What to Expect from Google’s Penguin 3.0 Update

Based on the relatively light impact we’ve seen this past weekend, it’s incredibly likely that the update will continue to roll-out over the course of this coming week. For the most part, we’re just going to have to wait and see.

If there is more ahead, this should be welcome news, as many webmasters have not only been underwhelmed, but discouraged, by the lack of change seen by sites across the board.

After over a year for sites to really improve their organic footprint and remove any toxic links that they were penalized for in the past–it’s surprising to have seen so little change in the search results thus far. If this really is all sites can expect to see, many sites will be left greatly disappointed that their rank recovery efforts since the last Penguin have still yet to be rewarded by Google’s allegedly updated algorithm. So far, it seems Penguin 2.11 would have been a more appropriate name then Penguin 3.0.

There are a number of Google updates that have proven, however, just how much algorithm updates can evolve, change, advance or even roll-back over time. The effects of Google’s Pigeon Algorithm update–a change to their local search algorithm released back in July–are slowly being to return results resembling those before the release–leading many to question is being rolled-back. And that’s just one example.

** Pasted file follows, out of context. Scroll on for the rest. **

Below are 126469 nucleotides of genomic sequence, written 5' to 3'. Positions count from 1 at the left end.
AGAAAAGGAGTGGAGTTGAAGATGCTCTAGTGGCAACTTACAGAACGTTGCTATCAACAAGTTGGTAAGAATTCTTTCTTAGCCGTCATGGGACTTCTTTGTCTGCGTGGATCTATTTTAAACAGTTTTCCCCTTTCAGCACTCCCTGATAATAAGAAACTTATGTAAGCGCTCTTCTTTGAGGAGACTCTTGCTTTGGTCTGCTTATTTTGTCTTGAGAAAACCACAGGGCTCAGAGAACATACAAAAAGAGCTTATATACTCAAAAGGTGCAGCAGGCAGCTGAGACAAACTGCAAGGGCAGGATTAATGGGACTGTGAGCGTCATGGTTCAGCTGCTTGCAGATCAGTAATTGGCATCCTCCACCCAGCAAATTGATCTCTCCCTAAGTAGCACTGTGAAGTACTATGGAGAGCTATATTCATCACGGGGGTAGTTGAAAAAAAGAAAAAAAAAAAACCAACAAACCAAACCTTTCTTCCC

Hopefully, in the days ahead, we’ll begin to see an increase in the number of sites recovering their rankings thanks to Penguin 3.0.

It’s natural to experience constant change in web search, and, as Mueller stated this morning, it would be wrong to “expect that any specific ranking will stay there forever.” Whether or not Google has completed the release of Penguin 3.0, we can’t know just yet. Google’s algorithm is fluid and we’re all too familiar with that reality, which is why no matter what’s ahead with Penguin 3.0, staying on your toes when it comes to SEO is more important than ever.

UPDATE: Google has officially announced as of October 21, that Penguin 3.0 so far is affecting fewer than 1% of US English queries and is, in fact, still in the process of being rolled-out. John Mueller has shared on Google+ that “This refresh helps sites that have already cleaned up the webspam signals discovered in the previous Penguin iteration, and demotes sites with newly-discovered spam. It’s a slow worldwide rollout, so you may notice it settling down over the next few weeks.”

 

What’s the new marketing mindset?

It’s all about growth.
Learn the latest in our new eBook.

GET OUR EBOOK

Digital Growth In A Virtual Screen

GET GROWING

Fill out the form below and one of our Growth Experts will give
you a call to discuss how we can increase your bottom line!
We’ll be in touch shortly.